This is what I think of when I hear the term “double-dip” recession. Chocolate can be a good and a bad thing. It is good because the taste and chemicals within it can bring pleasure, but bad because too much of it is unhealthy. A double-dip recession occurs when we have had a steep downturn and then what appears to be a recovery…then we get slammed with the second half of the recession. The problem is, this is very hard to predict. As with any recession, hind-sight is definitely 20/20.

Economists and financial experts seldom agree on what direction the economy or stock market is going. Something to keep in mind when listening to these folks (me included!) is that someone is always wrong. No matter how someone justifies their past wrong position, they were still wrong. Also, the fact that they were wrong that time doesn’t exclude them from being right in the future.

Our economy is made up of so many moving parts, I always find it odd that our financial experts, who go on television and share their opinion, are usually only backed up by data from a few aspects of the economy. I feel that these men and women are looking at our economy as sort of a balance. As long as things are equal on both sides, with a few key things (what each terms key varies quite often), then the economy is in balance and we can move forward. If those things are out of whack, then we start to have problems.

My view is slightly different. The world economy is so interwoven with so many various pieces that it is impossible to predict what could happen. When one thing fails, there may be other things to prop it up. You hear the term “economic indicators” some of which are leading (which are supposed to “indicate” what is to come) or lagging (telling you why something happened) and the phrases like “consumer spending is low” or “unemployment rate has fallen”, but these don’t describe the situation entirely.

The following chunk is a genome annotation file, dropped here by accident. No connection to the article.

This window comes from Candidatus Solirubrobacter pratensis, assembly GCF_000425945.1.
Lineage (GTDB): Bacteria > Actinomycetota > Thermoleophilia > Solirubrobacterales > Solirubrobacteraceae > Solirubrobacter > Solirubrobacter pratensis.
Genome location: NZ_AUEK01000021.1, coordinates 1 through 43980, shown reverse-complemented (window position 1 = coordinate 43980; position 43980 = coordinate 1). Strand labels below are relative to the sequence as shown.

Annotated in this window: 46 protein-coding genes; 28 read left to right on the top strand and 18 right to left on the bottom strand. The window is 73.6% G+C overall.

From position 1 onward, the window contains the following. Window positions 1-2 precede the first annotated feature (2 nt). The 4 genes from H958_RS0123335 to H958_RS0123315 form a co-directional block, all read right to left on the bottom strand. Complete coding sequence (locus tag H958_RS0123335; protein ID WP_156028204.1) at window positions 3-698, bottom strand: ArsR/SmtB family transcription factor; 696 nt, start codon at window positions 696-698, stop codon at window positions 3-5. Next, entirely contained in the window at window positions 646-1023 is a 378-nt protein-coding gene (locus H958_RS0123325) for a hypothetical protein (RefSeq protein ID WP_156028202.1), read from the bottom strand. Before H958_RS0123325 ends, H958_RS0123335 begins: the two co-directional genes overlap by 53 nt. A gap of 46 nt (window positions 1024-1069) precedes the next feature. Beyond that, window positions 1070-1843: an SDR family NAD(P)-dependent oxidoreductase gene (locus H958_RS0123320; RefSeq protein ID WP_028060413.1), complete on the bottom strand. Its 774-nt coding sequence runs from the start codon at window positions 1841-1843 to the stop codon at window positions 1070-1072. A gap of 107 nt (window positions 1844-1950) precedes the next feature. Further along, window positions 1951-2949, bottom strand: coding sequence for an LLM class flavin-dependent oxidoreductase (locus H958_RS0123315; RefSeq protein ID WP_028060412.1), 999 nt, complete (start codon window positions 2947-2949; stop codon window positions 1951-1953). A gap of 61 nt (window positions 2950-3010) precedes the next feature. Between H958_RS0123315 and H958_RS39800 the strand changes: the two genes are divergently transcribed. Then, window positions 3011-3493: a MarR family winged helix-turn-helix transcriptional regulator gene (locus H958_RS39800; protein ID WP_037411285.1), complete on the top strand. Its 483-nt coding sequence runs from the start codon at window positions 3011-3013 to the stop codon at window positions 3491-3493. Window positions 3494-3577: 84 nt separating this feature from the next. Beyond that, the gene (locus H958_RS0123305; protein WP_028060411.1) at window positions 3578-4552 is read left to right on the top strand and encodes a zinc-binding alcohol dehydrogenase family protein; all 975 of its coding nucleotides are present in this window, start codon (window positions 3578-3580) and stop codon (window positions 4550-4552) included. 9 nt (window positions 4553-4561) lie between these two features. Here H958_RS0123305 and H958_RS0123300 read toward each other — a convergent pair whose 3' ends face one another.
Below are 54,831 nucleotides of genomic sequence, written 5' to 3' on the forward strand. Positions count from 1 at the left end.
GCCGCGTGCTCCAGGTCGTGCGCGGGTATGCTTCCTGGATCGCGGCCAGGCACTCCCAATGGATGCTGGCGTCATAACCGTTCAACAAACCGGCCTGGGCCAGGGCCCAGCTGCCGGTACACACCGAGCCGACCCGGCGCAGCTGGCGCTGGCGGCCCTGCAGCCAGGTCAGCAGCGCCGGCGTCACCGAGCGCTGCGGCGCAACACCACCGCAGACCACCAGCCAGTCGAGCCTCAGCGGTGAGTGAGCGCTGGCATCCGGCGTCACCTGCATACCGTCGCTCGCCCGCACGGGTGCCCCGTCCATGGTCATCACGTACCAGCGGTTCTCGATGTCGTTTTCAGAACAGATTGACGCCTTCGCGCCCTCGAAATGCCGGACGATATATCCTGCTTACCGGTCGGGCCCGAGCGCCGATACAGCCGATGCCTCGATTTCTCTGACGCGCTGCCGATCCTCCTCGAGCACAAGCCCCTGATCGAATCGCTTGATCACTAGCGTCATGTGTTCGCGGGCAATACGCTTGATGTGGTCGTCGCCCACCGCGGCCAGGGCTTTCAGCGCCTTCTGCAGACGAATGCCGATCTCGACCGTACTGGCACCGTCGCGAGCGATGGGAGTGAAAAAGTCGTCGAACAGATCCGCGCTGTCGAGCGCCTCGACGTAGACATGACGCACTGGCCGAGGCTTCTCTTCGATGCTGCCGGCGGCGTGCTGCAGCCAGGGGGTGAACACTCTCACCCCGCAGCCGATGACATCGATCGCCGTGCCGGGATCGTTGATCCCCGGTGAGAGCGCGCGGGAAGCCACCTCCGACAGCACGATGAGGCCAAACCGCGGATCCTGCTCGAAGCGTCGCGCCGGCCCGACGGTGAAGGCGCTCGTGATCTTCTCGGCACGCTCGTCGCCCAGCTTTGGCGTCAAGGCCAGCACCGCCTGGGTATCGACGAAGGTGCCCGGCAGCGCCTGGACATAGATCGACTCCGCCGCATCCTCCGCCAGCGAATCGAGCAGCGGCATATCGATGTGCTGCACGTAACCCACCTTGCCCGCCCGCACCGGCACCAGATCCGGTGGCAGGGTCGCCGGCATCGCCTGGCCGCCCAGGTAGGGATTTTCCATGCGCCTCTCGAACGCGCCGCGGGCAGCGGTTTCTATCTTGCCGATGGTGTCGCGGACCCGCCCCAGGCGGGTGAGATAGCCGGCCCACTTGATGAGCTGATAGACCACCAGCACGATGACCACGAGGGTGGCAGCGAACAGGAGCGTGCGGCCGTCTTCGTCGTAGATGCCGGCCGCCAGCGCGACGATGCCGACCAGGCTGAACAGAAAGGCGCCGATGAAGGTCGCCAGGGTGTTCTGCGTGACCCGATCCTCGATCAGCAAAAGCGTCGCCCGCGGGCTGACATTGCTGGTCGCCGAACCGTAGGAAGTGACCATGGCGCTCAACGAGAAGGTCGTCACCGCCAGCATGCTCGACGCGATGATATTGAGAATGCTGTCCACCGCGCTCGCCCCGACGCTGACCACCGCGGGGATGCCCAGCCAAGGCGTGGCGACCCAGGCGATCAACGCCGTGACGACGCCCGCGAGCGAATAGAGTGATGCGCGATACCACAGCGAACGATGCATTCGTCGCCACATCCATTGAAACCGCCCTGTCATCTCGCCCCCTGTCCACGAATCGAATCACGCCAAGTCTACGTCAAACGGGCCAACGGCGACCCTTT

Because the economy is so unpredictable, you need to come up with a strategy to manage the situation should a “double-dip” recession become inevitable. No matter what, you can’t control everything. You can, however, prepare for eventualities. Plan for certain situations, and make decisions based on current information.

A good analogy would be a battle. Imagine for an instant that you are a general in charge of a war. You are fighting an unpredictable and deadly foe (much like our armed forces are now), and you know that intelligence is the key to winning. Because if you only know what the people in the caves are doing, and not what the people in each town are doing, you can’t possibly win. However, you cannot accurately predict what each enemy element will do. But you can game it out and come up with several different possibilities.

Your war is to make sure that you come out of the recession in as good or better shape than you were before the recession. By planning properly and executing decisively, you can make sure that your double-dip is short and sweet as opposed to long and fattening.